Bretton Woods and its Precursors: Rules versus Discretion in the History of International Monetary Regimes
In recent years the theory of rules and discretion in monetary policy has fascinated academic economists and policy-makers alike. This paper asks whether it can be applied to an understanding of the history of the world monetary system, by focusing on the establishment and the operation of the Bretton Woods regime, and comparing it with its predecessors, in particular the classical gold standard. The paper first discusses the underpinnings, and some of the problems, of a theory of the evolution of the international monetary regime based on alternating rules and discretion. It then assesses the ability of such theories to explain the historical record, first reviewing the rules that characterized the classical gold standard and the motivations to return to gold in the inter-war period. It evaluates the UK and US plan for world monetary reform published in 1943 and the IMF Articles of Agreement. Finally, the paper analyses the data on interest rates and exchange rates during the classical gold standard and the Bretton Woods period to assess the stabilizing properties of the two exchange rate regimes.
If you experience problems downloading a file, check if you have the proper application to view it first. In case of further problems read the IDEAS help page. Note that these files are not on the IDEAS site. Please be patient as the files may be large.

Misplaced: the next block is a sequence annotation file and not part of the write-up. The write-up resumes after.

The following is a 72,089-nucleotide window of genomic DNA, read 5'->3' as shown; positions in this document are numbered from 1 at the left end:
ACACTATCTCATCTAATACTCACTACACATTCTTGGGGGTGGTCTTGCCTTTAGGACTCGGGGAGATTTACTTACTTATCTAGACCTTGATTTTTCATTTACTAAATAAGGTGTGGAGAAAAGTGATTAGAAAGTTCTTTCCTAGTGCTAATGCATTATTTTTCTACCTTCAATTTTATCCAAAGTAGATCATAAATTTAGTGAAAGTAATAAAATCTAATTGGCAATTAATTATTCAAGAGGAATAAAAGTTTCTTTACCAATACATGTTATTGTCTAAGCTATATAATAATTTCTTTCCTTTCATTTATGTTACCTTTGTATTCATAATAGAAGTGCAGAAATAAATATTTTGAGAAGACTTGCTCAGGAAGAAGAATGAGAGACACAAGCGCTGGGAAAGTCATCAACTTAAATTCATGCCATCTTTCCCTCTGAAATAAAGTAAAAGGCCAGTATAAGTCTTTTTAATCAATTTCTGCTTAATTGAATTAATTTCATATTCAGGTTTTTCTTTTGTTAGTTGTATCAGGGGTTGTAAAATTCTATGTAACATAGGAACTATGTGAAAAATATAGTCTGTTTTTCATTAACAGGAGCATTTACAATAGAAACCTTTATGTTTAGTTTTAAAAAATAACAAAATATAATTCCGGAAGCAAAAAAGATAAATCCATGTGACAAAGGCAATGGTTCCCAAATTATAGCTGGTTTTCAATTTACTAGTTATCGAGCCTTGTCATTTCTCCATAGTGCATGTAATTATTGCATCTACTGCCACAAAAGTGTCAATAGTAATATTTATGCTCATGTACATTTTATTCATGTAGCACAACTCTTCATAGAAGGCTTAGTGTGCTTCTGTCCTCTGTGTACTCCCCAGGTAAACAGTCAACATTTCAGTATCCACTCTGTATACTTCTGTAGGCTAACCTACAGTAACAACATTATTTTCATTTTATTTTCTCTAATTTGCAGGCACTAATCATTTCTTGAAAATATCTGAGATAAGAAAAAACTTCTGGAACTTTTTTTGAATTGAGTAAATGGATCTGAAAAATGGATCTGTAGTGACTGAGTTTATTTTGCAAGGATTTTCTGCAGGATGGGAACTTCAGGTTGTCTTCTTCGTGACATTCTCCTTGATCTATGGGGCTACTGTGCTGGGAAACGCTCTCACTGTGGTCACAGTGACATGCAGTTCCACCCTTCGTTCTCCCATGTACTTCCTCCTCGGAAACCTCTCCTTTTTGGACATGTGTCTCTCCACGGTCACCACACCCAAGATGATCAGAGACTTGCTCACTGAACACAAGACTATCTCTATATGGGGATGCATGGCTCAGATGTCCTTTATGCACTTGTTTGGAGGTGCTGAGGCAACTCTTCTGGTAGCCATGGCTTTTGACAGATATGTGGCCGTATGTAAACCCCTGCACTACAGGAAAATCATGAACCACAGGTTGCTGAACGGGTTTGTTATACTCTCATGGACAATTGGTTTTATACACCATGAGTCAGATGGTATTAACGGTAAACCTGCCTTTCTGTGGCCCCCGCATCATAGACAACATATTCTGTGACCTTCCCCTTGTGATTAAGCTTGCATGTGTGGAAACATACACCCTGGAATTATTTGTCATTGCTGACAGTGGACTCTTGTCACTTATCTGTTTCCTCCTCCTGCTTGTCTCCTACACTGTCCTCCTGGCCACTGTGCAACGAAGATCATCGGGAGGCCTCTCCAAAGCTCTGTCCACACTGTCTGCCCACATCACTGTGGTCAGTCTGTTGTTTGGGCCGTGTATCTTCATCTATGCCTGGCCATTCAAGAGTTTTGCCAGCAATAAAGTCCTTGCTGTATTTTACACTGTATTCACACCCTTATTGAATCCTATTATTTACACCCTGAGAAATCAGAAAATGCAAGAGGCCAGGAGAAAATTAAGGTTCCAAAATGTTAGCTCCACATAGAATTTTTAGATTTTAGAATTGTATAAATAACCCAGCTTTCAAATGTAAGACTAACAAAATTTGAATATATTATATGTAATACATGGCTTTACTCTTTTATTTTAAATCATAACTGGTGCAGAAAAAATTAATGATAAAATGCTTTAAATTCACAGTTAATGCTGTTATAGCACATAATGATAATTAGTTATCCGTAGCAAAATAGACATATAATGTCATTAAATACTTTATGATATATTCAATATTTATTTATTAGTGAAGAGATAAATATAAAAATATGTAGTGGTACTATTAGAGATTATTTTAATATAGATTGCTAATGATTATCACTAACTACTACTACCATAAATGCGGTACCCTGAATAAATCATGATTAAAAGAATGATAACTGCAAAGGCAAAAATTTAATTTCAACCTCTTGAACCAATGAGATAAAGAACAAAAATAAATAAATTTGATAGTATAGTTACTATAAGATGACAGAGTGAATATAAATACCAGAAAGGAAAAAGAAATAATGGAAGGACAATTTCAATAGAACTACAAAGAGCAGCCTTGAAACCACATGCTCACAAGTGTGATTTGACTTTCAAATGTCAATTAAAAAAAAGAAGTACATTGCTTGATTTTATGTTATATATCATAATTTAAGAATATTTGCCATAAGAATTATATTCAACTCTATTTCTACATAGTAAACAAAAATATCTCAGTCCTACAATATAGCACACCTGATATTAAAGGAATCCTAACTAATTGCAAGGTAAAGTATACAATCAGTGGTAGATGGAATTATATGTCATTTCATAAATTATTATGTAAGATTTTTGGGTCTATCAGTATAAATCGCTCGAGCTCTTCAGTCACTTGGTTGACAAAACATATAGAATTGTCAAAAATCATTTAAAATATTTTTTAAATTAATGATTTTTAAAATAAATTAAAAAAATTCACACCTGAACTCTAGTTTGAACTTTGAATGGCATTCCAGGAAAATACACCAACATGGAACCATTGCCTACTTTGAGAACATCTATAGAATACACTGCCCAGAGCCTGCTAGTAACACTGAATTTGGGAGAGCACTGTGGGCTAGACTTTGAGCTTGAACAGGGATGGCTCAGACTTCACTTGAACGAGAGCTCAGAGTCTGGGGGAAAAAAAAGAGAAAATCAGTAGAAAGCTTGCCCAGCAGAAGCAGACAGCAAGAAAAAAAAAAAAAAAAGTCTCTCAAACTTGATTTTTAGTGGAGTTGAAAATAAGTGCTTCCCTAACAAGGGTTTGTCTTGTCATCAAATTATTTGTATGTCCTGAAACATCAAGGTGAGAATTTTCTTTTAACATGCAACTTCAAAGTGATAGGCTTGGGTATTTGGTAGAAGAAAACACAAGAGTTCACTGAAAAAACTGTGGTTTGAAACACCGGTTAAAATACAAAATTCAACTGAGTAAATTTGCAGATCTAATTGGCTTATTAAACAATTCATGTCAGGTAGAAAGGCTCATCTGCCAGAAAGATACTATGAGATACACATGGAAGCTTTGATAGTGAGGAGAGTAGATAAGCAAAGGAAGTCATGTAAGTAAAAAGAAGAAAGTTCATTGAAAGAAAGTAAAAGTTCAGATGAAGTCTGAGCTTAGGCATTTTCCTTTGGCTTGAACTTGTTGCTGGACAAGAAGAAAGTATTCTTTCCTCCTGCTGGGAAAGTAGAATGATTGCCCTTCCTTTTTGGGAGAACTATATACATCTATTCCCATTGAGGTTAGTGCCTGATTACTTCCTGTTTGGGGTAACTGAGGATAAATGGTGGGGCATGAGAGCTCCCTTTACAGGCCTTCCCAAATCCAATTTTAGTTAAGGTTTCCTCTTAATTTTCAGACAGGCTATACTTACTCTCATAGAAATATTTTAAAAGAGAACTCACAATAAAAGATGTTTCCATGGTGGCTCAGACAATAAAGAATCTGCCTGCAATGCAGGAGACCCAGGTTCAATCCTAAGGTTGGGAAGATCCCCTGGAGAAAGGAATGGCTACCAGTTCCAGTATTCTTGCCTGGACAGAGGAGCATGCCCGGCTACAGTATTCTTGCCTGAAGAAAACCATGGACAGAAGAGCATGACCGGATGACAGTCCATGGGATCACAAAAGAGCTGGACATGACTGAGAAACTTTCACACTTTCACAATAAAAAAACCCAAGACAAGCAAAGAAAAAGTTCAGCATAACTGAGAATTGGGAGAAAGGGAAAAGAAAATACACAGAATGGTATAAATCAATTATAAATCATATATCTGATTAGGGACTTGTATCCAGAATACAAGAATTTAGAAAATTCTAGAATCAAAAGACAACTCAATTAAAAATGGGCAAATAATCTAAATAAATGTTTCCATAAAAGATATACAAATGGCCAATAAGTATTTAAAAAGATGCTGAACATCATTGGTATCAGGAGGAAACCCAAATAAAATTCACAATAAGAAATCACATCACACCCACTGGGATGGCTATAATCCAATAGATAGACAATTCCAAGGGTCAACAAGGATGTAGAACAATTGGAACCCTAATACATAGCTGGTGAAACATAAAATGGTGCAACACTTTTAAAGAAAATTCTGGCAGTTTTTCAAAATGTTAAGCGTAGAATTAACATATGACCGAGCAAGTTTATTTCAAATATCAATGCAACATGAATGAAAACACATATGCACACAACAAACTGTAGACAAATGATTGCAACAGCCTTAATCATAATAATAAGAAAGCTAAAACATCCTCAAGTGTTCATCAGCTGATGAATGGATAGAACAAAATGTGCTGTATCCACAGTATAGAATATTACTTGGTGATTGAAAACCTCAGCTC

As the access to this document is restricted, you may want to look for a different version under "Related research" (further below) or search for a different version of it.
|Date of creation:||Jun 1992|
|Date of revision:|
|Contact details of provider:|| Postal: Centre for Economic Policy Research, 77 Bastwick Street, London EC1V 3PZ.|
Phone: 44 - 20 - 7183 8801
Fax: 44 - 20 - 7183 8820
|Order Information:|| Email: |
When requesting a correction, please mention this item's handle: RePEc:cpr:ceprdp:661. See general information about how to correct material in RePEc.
For technical questions regarding this item, or to correct its authors, title, abstract, bibliographic or download information, contact: ()
If you have authored this item and are not yet registered with RePEc, we encourage you to do it here. This allows to link your profile to this item. It also allows you to accept potential citations to this item that we are uncertain about.
If references are entirely missing, you can add them using this form.
If the full references list an item that is present in RePEc, but the system did not link to it, you can help with this form.
If you know of missing items citing this one, you can help us creating those links by adding the relevant references in the same way as above, for each refering item. If you are a registered author of this item, you may also want to check the "citations" tab in your profile, as there may be some citations waiting for confirmation.
Please note that corrections may take a couple of weeks to filter through the various RePEc services.